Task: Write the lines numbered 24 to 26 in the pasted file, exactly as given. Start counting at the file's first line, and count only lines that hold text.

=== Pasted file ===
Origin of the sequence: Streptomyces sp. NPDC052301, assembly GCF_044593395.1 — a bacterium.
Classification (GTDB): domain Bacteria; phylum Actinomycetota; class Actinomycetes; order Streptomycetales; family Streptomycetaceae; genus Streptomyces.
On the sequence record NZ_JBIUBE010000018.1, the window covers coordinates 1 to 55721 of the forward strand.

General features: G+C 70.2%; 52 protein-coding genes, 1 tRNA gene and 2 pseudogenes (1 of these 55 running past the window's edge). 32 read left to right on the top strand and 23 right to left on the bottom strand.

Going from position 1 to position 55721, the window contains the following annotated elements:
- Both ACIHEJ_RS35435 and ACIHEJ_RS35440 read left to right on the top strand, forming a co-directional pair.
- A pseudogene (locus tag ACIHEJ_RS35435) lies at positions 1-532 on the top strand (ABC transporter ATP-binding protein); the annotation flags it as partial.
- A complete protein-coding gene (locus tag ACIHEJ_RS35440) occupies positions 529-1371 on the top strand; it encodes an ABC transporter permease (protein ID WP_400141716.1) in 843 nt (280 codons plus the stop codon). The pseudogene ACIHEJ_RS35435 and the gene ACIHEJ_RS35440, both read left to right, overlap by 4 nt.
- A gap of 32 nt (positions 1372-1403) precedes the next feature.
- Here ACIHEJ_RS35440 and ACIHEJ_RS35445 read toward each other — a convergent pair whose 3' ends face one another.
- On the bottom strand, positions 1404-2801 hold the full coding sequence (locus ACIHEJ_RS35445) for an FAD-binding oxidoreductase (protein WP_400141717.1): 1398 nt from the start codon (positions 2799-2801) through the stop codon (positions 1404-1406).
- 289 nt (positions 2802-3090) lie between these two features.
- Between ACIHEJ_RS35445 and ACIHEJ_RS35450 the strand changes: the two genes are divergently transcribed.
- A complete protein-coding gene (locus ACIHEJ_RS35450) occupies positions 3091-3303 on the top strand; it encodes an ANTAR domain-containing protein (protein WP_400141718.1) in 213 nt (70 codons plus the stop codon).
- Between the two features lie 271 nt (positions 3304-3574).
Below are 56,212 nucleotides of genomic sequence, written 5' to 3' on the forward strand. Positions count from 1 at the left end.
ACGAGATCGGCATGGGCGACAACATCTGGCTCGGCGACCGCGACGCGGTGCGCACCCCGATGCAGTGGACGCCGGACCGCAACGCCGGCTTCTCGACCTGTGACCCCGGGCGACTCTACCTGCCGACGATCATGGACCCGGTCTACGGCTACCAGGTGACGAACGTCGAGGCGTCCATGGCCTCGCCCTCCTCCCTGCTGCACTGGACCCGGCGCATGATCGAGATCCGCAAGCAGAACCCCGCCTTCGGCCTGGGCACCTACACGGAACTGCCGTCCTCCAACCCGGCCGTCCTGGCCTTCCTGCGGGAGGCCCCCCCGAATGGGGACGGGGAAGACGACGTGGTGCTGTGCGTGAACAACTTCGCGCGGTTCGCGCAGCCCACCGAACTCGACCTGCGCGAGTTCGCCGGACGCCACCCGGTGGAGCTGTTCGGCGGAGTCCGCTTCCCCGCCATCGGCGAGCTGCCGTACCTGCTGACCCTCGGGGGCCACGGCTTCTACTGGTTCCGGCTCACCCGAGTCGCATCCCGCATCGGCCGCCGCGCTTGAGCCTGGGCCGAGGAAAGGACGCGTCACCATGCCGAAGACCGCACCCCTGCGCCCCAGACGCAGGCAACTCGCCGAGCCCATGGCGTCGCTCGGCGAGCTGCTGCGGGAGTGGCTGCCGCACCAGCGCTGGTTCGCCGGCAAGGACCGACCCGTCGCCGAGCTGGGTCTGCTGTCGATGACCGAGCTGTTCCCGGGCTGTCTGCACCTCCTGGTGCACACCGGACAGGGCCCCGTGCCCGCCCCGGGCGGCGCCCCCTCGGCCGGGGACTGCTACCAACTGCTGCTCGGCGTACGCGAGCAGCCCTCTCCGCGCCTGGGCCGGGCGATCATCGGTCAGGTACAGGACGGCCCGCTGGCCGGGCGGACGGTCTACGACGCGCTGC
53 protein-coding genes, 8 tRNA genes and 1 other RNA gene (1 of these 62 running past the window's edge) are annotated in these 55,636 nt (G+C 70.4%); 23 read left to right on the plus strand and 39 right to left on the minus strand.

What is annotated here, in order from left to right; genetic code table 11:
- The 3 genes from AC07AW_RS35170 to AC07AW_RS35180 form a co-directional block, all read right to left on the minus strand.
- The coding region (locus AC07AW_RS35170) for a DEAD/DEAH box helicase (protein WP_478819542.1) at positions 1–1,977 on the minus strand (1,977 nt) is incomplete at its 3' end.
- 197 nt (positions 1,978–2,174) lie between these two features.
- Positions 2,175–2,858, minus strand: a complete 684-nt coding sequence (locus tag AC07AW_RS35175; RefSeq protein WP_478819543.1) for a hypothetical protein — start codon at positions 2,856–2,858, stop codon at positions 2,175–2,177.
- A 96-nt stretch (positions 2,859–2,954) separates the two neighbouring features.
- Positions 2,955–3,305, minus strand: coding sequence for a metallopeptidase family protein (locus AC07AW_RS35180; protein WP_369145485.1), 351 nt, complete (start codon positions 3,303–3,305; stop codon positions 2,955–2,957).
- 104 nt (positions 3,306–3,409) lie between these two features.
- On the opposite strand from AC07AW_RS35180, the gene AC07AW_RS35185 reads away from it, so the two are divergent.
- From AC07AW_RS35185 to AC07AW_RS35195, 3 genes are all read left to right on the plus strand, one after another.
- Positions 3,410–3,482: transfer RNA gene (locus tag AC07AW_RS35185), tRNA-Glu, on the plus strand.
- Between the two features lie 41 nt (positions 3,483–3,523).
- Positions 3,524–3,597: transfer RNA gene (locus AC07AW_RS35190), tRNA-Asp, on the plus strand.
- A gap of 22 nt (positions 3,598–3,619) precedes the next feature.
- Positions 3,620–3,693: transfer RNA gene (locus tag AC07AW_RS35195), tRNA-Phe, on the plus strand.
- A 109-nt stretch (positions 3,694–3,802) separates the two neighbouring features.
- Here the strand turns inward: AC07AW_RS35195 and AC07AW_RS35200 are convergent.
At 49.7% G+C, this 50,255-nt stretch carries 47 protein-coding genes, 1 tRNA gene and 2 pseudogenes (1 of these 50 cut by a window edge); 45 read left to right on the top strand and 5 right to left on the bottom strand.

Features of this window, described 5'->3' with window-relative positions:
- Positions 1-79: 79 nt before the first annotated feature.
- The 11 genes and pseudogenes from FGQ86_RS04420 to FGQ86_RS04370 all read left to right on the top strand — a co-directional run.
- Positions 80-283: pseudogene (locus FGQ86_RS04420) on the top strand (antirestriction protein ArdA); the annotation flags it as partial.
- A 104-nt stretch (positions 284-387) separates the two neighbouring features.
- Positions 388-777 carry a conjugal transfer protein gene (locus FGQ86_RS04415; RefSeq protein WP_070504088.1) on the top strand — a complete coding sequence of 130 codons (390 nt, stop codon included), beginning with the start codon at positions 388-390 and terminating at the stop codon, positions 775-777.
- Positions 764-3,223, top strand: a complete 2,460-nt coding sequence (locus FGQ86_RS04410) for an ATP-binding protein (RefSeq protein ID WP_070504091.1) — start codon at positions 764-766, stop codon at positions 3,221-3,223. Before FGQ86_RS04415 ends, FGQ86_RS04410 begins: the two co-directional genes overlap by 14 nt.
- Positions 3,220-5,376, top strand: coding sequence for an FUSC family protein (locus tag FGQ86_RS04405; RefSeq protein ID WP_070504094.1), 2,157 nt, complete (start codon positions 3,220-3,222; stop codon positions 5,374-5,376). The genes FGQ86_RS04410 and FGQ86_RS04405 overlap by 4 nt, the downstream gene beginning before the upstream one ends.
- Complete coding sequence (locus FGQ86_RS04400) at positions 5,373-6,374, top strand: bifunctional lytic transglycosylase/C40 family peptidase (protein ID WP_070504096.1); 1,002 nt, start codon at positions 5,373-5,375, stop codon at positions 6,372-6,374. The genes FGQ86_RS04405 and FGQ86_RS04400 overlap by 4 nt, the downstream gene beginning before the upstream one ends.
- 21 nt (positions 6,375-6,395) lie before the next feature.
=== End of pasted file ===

- A 96-nt stretch (positions 2,859–2,954) separates the two neighbouring features.
- Positions 2,955–3,305, minus strand: coding sequence for a metallopeptidase family protein (locus AC07AW_RS35180; protein WP_369145485.1), 351 nt, complete (start codon positions 3,303–3,305; stop codon positions 2,955–2,957).
- 104 nt (positions 3,306–3,409) lie between these two features.